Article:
The future of ACC Basketball is in good hands, as the league features a great deal of young talent.
While it’s almost a certainty Duke freshman, and Wooden Award frontrunner, Jahlil Okafor, will opt to enter the NBA Draft, there are some intriguing prospects waiting to lay claim to the best in the ACC.
Jalen Hudson – It’s seems unlikely to have a player that averaged 6.9 points a game on this list. However, if you witnessed Virginia Tech’s opening round matchup against Wake Forest in the ACC Tournament, then you might have a good idea of what the future holds for Hudson.
The 6’5 freshman scored 32 points to lead the Hokies to an 81-80 victory, which included the game winning jump shot with 11.7 seconds remaining. First-year Virginia Tech coach, Buzz Williams, believes with some maturation Hudson will become an extraordinary player over time.
“I’ve said since Thanksgiving that Jalen was our most talented player, but he didn’t play hard enough to be that every game. When he plays hard, he’s really good, and when he doesn’t play hard he’s just a 6-foot-4 guard (who) doesn’t play hard. He’s growing up like the rest of the freshman are.”
Xavier Rathan-Mayes – Florida State basketball hasn’t seen the same success as its football program, but they also have never had a player like Rathan-Mayes. The freshman guard has been one of college basketball’s most exciting talents. His defining moment came during a February 25th game against Miami when he erupted for 30 points in four minutes. Rathan-Mayes described the moment to reporters after the game.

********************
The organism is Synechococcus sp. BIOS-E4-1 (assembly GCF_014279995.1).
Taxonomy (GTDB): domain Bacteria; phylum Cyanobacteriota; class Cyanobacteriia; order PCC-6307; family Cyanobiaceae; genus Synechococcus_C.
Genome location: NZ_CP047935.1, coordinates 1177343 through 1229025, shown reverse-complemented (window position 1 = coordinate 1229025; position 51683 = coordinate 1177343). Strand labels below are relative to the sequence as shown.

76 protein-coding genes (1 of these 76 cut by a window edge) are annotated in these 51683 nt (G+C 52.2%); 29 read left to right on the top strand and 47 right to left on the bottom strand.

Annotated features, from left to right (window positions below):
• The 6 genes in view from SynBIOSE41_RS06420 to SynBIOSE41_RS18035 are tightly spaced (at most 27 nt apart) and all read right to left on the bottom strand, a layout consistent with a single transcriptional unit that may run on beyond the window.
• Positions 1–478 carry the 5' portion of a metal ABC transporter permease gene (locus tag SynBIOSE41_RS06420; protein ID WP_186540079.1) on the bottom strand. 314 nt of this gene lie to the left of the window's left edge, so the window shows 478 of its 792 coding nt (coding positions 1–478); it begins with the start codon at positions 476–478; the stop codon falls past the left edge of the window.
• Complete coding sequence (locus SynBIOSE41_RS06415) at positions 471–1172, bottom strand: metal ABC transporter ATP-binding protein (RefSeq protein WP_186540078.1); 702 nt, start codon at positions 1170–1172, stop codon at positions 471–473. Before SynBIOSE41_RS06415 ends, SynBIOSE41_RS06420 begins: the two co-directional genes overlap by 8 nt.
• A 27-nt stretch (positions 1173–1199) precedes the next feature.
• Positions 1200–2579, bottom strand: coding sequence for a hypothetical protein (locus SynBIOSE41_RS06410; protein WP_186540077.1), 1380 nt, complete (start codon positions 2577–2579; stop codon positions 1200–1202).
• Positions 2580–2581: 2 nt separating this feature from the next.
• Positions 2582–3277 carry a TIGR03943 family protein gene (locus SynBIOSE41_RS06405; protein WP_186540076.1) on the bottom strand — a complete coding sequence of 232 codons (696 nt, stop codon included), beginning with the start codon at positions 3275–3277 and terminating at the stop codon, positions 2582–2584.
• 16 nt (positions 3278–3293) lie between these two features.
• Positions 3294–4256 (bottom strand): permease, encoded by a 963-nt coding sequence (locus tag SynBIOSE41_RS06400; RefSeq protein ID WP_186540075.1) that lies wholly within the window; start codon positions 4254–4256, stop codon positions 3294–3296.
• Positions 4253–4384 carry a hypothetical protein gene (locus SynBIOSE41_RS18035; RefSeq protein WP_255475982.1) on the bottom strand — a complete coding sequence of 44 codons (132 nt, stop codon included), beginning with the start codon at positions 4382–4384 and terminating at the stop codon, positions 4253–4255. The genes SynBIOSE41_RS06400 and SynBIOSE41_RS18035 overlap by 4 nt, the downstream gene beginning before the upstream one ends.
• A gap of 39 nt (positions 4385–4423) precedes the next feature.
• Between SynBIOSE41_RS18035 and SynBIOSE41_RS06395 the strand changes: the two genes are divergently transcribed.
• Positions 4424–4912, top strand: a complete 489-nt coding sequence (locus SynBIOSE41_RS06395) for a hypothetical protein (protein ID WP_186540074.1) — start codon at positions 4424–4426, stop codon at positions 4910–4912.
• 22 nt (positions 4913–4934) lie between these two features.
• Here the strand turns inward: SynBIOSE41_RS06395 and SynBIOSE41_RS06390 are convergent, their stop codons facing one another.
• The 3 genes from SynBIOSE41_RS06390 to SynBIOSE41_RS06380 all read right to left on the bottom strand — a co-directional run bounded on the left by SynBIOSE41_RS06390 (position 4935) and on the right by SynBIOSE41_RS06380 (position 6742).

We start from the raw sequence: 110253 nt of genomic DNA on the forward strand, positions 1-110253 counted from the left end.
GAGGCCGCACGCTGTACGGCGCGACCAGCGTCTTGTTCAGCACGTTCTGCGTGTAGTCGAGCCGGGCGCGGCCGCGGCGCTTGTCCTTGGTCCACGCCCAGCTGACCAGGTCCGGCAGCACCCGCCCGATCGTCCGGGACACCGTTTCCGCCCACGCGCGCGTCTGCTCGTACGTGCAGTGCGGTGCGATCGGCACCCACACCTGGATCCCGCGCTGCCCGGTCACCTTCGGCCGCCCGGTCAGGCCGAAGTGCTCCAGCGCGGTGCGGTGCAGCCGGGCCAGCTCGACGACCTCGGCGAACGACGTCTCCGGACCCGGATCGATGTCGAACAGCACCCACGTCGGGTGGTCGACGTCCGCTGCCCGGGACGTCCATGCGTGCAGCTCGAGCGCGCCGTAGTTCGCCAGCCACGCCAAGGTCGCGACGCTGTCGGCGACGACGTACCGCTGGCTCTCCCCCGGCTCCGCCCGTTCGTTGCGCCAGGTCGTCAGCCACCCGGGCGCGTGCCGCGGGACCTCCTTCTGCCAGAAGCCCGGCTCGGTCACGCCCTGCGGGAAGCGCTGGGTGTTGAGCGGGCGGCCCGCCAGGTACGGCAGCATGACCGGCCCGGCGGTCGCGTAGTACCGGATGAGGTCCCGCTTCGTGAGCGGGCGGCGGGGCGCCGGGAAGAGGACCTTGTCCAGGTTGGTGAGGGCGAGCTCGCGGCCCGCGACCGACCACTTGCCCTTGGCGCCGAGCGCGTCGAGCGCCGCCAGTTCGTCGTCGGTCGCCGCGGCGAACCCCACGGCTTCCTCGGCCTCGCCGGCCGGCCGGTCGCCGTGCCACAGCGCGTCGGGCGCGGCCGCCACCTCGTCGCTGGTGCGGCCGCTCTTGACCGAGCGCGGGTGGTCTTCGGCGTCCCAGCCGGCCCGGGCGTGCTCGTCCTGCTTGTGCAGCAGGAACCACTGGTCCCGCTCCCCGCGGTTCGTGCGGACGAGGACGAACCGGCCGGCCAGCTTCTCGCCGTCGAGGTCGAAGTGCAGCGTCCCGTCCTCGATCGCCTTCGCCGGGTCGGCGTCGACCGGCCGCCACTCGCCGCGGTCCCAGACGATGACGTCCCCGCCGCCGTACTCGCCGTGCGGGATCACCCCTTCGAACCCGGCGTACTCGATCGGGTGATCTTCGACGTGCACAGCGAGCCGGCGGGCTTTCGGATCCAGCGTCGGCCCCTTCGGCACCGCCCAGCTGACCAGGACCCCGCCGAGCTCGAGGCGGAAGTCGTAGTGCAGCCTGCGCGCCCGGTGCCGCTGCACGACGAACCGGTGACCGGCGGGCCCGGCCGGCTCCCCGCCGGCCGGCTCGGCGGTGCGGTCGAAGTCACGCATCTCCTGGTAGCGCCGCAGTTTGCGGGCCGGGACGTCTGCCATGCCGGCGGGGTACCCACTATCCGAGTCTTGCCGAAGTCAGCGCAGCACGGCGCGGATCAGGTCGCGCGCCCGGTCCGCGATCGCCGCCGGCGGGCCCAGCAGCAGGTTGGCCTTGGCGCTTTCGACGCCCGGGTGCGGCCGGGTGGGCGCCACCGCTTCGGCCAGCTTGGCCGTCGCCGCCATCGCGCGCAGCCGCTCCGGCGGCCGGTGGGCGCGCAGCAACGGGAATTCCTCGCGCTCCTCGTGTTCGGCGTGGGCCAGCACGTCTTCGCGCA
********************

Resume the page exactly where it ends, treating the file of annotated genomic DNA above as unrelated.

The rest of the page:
“It’s a feeling I can’t really describe. The arena was quiet. It was like I was there by myself. It was a feeling I’ve never, ever felt before. There was nothing else happening around me.”
Three games later, Rathan-Mayes would continue his scoring barrage when he put up another 30 points (this time over the course of 40 minutes) on Clemson during the Seminoles 76-73 win in the opening round of the ACC Tournament.
Codi Miller-McIntyre – The Wake Forest Junior is one of the rare college point guards, someone that looks for the pass rather than the shot. During the month of March, Miller – McIntyre averaged just under six assists during a four-game stretch. Despite Miller-McIntyre entering his senior year, there is still alot of projectability left in his game, which is evident by his improved scoring.
He scored 20 or more points in the team’s final three games, and will look to carry that his newfound confidence into his senior year.
Kennedy Meeks – Throughout Meeks’ freshman season he battled weight problems. He entered North Carolina at 317 pounds, and played most of his first season at 290.
However, Meeks got serious before the start of his sophomore campaign, and dropped down to a much more slender 270. The results have shown, as Meeks has become a much more potent factor for the Tar Heels. His 11.9 points and 7.5 rebounds are up considerably from his 7.6 and 6.1 averages a year ago.
With a little more discipline, Meeks could be one of college basketball’s more elite centers, and potentially a first-round NBA Draft pick.